Fraud Detection: The Key to Safer Spaces

A quick guide to everything you need to know about fraud detection—its importance, challenges, and applications.

Published on April 21, 2023
Last Updated on April 21, 2023

In 1994, a young Russian programmer and his partners hacked1 the system of a major US bank, stealing over 10 million dollars in 40 separate transactions. The perpetrators accessed the institution’s cash management computer system by exploiting the telecommunications network and using stolen IDs and passwords. Believed to be the first instance of online theft, the scandal ignited the need for fraud detection systems and standards, and it’s been an increasingly uphill battle into the current age of anti-fraud efforts..

In 2021 alone, consumers lost over 5.8 billion dollars2 to fraud—a staggering 70% higher than the year prior.

Fraudulent activities have become a persistent problem, in some cases causing substantial financial loss and reputational damage. As a result, fraud detection has become a priority issue for companies across various industries, particularly in the financial sector. 

Defining Fraud Detection

Fraud detection is a process or set of activities that monitor, identify, and prevent illegal activity committed by bad actors. This process involves analyzing data and detecting behavioral patterns that suggest fraudulent actions. Its practice is prevalent in virtually all sectors, particularly those involving financial transactions, such as credit card companies, insurance providers, financial technology companies, and banks. A few prevalent examples of fraud include:

  • Identity Theft
    Acquiring a victim’s personal information without their consent, such as their social security number, name, and address (among others). Typically, this stolen information is used to make unauthorized transactions, set up bank accounts, or additional lines of credit, unbeknownst to the victim. In some cases, these accounts can be linked to active money laundering attempts, as well as other nefarious activity like Human Trafficking, and drug trafficking.
  • Phishing
    Tricking a victim into giving their personal information, phishing techniques typically come in the form of an unassuming email, text, or chat message, asking the user to click a link or provide details through manipulation or scare tactics.
  • Credit Card Fraud
    Involves stealing credit card information and making unauthorized purchases through the victim’s credit card. 

Common Countermeasures of Fraud Detection

Fraud detection has evolved drastically over the years from manual, hands-on systems to sophisticated, automated technology like real-time fraud detection via machine learning models. Some common methods used today include:

  • Transaction Monitoring
    Transaction monitoring involves the monitoring and detection of patterns or outliers in financial transactions through the use of algorithms and automated systems. Transaction monitoring is a process that analyzes financial data in real-time, alerting an organization when it detects suspicious or possibly fraudulent activity based on foundational information collected on the account at the time of opening (KYC), and periodic checks or updates as the account matures over time (CDD/EDD). Such activities include:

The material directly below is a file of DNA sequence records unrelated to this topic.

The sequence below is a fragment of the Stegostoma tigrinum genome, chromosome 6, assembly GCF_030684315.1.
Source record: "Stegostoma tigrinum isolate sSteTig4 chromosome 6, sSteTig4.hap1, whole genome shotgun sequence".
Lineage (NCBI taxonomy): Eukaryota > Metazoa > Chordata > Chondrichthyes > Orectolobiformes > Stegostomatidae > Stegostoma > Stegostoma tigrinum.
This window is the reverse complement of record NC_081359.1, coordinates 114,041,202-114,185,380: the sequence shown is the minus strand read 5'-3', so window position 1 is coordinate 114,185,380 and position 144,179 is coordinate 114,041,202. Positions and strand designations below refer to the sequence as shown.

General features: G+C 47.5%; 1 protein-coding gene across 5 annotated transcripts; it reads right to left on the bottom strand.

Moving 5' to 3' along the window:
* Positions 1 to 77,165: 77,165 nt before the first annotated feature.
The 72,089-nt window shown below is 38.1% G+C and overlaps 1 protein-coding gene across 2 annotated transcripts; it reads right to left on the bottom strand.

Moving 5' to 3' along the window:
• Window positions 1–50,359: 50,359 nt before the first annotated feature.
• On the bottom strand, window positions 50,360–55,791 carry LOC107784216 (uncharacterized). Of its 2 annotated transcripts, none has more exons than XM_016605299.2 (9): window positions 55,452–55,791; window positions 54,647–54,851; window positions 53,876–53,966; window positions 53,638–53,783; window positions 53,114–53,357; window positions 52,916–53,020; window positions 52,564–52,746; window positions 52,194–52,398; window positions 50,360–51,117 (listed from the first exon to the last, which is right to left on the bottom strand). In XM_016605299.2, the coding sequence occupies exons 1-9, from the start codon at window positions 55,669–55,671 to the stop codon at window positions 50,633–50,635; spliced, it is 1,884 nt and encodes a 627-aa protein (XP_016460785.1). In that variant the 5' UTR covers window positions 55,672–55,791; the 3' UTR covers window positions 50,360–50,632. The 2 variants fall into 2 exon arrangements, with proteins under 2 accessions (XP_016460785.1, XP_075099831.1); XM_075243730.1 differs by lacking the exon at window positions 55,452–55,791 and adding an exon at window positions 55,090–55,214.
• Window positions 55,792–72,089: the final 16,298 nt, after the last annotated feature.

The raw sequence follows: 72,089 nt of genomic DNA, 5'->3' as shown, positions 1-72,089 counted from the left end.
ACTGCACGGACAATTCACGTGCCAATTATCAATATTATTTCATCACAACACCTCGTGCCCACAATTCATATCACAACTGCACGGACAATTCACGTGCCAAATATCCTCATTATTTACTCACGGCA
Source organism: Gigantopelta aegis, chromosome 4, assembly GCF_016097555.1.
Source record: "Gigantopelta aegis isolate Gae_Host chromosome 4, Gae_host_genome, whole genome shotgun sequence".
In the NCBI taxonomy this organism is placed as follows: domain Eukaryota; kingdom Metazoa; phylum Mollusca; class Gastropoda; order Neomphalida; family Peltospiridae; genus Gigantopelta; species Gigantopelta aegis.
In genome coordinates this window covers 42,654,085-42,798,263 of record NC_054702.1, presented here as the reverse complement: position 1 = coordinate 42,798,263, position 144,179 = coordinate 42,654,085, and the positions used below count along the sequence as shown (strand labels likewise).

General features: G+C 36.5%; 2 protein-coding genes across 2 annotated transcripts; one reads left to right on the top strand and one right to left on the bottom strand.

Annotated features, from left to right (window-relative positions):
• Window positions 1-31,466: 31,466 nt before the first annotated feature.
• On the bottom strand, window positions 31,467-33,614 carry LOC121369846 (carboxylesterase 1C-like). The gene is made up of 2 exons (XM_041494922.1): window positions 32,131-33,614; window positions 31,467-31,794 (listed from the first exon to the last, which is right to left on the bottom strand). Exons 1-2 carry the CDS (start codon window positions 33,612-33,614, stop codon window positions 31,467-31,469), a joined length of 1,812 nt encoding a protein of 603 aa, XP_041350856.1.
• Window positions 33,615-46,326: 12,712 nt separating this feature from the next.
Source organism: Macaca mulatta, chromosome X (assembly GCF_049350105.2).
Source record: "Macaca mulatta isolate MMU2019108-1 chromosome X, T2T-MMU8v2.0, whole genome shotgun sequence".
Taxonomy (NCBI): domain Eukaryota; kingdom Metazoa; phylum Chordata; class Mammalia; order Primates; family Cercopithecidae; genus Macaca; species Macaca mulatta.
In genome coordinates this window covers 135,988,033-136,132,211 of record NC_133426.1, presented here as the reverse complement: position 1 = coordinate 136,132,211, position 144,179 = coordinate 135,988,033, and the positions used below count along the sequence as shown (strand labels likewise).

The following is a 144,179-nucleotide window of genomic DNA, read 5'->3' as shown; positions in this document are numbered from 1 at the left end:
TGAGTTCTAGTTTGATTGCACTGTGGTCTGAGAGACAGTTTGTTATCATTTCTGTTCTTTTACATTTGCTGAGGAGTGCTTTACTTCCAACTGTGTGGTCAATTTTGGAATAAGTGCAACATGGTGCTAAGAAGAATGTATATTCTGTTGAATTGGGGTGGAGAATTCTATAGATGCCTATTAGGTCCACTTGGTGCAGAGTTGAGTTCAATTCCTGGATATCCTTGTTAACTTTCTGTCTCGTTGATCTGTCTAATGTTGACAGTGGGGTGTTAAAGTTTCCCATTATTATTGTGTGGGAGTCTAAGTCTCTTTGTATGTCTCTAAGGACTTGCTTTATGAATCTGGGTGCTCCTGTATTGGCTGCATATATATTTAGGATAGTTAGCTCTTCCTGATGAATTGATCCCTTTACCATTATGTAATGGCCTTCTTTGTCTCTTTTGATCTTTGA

• Transactions involving unusually large amounts of money
    • Transactions taking place in high-risk locations or with suspected entities
    • Transactions that fall outside the normal use or direction of the account
  • Rules-Based Detection
    Rules-based detection utilizes a pre-defined set of criteria or rules for fraud identification. It relies on these rules or thresholds to detect whether a transaction is potentially fraudulent. If one of the rules state, for example, that a cash transfer must be evaluated if the amount exceeds a specified dollar amount, then the system will automatically alert the company to review the transaction in real-time.
  • Machine Learning
    A technique that utilizes algorithms, analytics, and statistical models to identify patterns of possible fraud within large volumes of financial transactions. Machine learning systems used for fraud identification are flexible; they are “trained” based on real transactional information at an institution or organization, that can then adapt to changing patterns over time and offer organizations a cost-friendly, scalable, and more accurate means of detecting and preventing fraud.

Limitations of Traditional Fraud Detection Methods

While traditional fraud detection methods are still essential in  bank fraud investigations, they have limitations. Here are some of the cons:

  • False Positives
    Using more basic fraud identification systems like rules-based detection can result in false positives, causing both backlogs in the system, while also potentially preventing genuine transactions that don’t necessarily meet the rules put in place. A client, for instance, transferring a large fund amount (legitimately) could be blocked by the system, or flagged for follow-up investigation. The older, more manual methods can also act as a detriment due in part to human error, and outdated rules thresholds
  • Slow Detection Times
    Fraud detection alerts triggered by old rulescan pile up, making it harder for fraud analysts to review transactions manually. This increases lead times, causing delays in the fraud identification process and the overall customer experience. In recent years, this has become a growing problem for banks and fintechs, resulting in customer attrition. 
  • Inability to Detect New Types of Fraud
    Traditional fraud detection methods are limited by the parameters they are bound by. Without systematic updates and reviews, older models are not be able to detect new, more sophisticated techniques and could have exploitable loopholes.

Explaining Real-Time Fraud Detection

Real-time fraud detection is a process that monitors, spots, and prevents fraudulent activities as they happen. It relies on machine learning to analyze large volumes of transactions in real time, taking only milliseconds to detect anomalies.